My studies in Italian wine have taken a turn for the serious and the in-depth, something that I wasn’t thinking would happen. This is because working my way through the many rather generic, and frankly pedestrian, classes available on Italian wine is not helpful in developing a love, or even just an interest, in Italian wine. I won’t go as far as to say the classes I took were a complete waste of time (though they were), but clearly, learning Italian wine from someone who hasn’t even visited over half the regions of the country the wines of which he/she is telling students about is a joke (but the joke’s on us, the students). Even worse is tasting industrially-made wines that sponsor the course, for such boring, insipid and often overly-bitter, tannic, fruit-challenged wines is neither the best way by which to go learning about Italian wine (or any country’s wines) nor the way to fall in love with them. Honestly, one taste of some truly horrible Valpolicella or Montepulciano d’Abruzzo wines offered in such courses and it’s no wonder people turn to drinking Burgundy, Australia and Chile, for example.
My admittedly jaded outlook on Italian wine, my life even, changed completely when I signed up for an intermediate level course on Italian wines taught by Ian D’Agata, that readers know is for most wine lovers and professionals everywhere the biggest expert on Italian wines. At first I was left shell-shocked, because the degree of information and of knowledge that I was confronted with at even an only intermediate level course was enough to leave my head spinning; but at the same time, it was an experience that cemented my interest in, and my love for, Italian wines. Suffice it to say that I immediately signed up for D’Agata’s Advanced level course too and have since followed many of his masterclasses too. My next step was however to look for a course taught by another reputable wine expert so as to hear another side of the story or to just simply fill in all the holes my educational training on the subject inevitably still has. Having travelled to Rome already once this year (back in January), it only seemed logical to look into this upon my next visit there, which happened to be just this last August. And so enter the very likeable and very knowledgeable Carla Trimani of the Trimani family, one of the most important names in wine of Rome.
The Trimani family was one of the city’s first to be involved in wine sales, with a documented history going back hundreds of years (to 1821 at least). Still today, the family runs a wine bar and two different wine shops (for example, just around the corner from their Wine Bar, is located the Enoteca Trimani, Rome’s oldest and arguably best wine shop). You can read a detailed description and the history of the family and its Trimani Wine Bar on the TerroirSense Wine Review, as a piece was just published a few months in the “Restaurant & Wine” section.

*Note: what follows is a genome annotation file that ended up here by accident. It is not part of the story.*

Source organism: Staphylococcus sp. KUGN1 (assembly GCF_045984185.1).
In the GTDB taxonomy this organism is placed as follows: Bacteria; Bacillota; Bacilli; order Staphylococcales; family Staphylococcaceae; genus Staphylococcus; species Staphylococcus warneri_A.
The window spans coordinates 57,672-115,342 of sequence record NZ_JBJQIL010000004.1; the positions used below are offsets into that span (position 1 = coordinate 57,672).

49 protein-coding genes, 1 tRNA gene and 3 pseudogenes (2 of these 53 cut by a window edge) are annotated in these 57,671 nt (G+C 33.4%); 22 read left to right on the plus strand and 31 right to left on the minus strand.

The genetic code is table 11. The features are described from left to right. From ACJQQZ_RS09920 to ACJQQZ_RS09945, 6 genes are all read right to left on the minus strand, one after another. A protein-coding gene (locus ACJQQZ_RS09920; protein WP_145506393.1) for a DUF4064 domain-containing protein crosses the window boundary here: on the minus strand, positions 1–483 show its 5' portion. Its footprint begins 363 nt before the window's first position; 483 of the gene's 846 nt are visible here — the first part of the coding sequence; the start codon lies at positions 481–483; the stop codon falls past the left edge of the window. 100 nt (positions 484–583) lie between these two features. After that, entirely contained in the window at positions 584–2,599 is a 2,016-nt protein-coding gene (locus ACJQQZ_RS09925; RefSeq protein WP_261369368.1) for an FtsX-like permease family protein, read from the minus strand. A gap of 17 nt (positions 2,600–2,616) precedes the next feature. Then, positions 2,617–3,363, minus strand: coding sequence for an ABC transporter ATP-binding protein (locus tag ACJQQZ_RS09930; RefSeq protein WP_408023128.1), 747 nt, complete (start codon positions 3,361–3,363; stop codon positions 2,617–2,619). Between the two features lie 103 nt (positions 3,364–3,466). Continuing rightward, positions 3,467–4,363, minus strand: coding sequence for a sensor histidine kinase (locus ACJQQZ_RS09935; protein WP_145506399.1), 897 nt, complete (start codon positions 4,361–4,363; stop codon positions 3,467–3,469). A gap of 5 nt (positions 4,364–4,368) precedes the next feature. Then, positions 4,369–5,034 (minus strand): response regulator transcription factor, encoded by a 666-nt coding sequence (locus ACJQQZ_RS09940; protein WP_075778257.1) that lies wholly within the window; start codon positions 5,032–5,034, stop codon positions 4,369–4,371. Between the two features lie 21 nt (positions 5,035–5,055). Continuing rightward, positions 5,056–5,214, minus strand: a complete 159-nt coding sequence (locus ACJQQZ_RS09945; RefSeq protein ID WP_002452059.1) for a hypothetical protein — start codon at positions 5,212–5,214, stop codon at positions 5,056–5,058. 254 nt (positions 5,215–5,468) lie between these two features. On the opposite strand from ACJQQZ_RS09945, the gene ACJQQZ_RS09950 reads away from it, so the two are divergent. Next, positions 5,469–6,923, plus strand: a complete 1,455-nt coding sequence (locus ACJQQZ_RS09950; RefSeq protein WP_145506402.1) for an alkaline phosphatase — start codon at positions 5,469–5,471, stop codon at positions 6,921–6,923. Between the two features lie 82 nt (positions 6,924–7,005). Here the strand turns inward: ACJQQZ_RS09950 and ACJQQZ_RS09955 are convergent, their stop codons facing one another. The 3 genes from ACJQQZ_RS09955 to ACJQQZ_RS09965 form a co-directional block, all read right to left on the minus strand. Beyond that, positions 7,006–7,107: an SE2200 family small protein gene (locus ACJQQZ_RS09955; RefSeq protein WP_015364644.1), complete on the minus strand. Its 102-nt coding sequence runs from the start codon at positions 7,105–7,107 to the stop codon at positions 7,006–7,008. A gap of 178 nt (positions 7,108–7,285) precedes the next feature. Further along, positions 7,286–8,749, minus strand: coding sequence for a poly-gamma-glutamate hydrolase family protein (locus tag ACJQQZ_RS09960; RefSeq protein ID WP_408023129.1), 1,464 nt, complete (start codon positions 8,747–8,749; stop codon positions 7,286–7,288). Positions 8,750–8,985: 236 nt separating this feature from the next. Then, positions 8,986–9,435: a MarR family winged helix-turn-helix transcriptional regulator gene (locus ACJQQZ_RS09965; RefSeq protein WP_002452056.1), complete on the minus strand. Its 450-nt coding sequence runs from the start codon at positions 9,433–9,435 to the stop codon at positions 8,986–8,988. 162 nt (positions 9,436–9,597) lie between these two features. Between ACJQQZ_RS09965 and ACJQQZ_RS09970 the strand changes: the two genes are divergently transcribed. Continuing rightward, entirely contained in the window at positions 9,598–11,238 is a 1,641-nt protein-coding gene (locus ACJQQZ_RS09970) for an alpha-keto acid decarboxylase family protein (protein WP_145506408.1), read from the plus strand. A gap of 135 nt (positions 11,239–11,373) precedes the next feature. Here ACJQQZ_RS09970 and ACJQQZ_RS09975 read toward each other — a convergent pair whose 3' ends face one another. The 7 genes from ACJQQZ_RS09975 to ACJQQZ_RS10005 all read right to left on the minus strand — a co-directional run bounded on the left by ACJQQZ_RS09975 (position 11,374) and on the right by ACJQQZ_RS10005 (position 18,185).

I had heard about wine tasting classes offered for groups at the Trimani Wine Bar taught by Carla, but I felt that they were mainly for beginners. And so I asked Carla, one of the four Trimani siblings (Carla and brothers Francesco and Paolo are directly involved in running the wine bar and the two wine shops, Enoteca Trimani and the Enoteca Buccone of their cousins; brother Giovanni is in charge of the graphics for the shops) if she might be interested in giving me private lessons. Carla not only agreed, but she was enthusiastic about it, and very serious too. First, she sat me down and asked me about my needs: why did I want to take a wine course with her and what were my goals and expectations? Actually, these were very simple: mostly, to learn about some of Italy’s rarer grape varieties I did not yet have much experience with (including those of little out of the way rare regions nobody ever gets to but also those wines made by rare and/or innovative winemaking techniques). Wanting to take this one step further, to also learn about the characteristics of the varieties in relation to the specific terroirs of their denominations, their vinification techniques, and the local regulatory requirements in order to make such wines. And something else too: I asked for the course to be in Italian, not English (or Chinese, which Carla doesn’t speak): I wanted her to use Italian as my teaching language. My previous background in wine learning was following courses in Chinese and English, but Italian wines are so diverse and complex that I felt it would be m more relevant to learn about them directly in Italian. The added bonus being that I would also improve my Italian speaking skills and learn the wine terminology used in Italian by which to describe wine.
I signed up for five two-hour lessons on five different days, and I must say I had a marvellous time. Carla Trimani is passionate, dedicated and funny. Spend a little time with her, and you realize she’s just a nice person, one that I like and got along with very well. She picked some really exciting wines, about 95% of which I had never had though I had heard or read about most if not all of them. The wines were sourced by theme, such that one lesson would be devoted to Italy’s best bubblies or the little-known red wine grapes of Liguria. And as Carla knew I’m a big Timorasso fan, she made sure to include a lesson on Piedmontese wines that are not Barolo and Barbaresco; she did the same with sparkling wines, acknowledging my love for well-made Prosecco and Franciacorta wines. At the end of the day (I mean the course), I not only learned a lot, but had a tremendous amount of fun. A few times I even stayed after my lesson to eat at the Trimani Wine Bar, which featurers an amazing wine list and very solidly cooked food based on highly traditional recipes that is both hearty and satisfying. I can’t recommend enough dishes such as their uovo condito, the gazpacho, and what is probably the best beef tartare in Rome. But mostly, I would like to thank Carla for the valuable knowledge I gained in these five classes.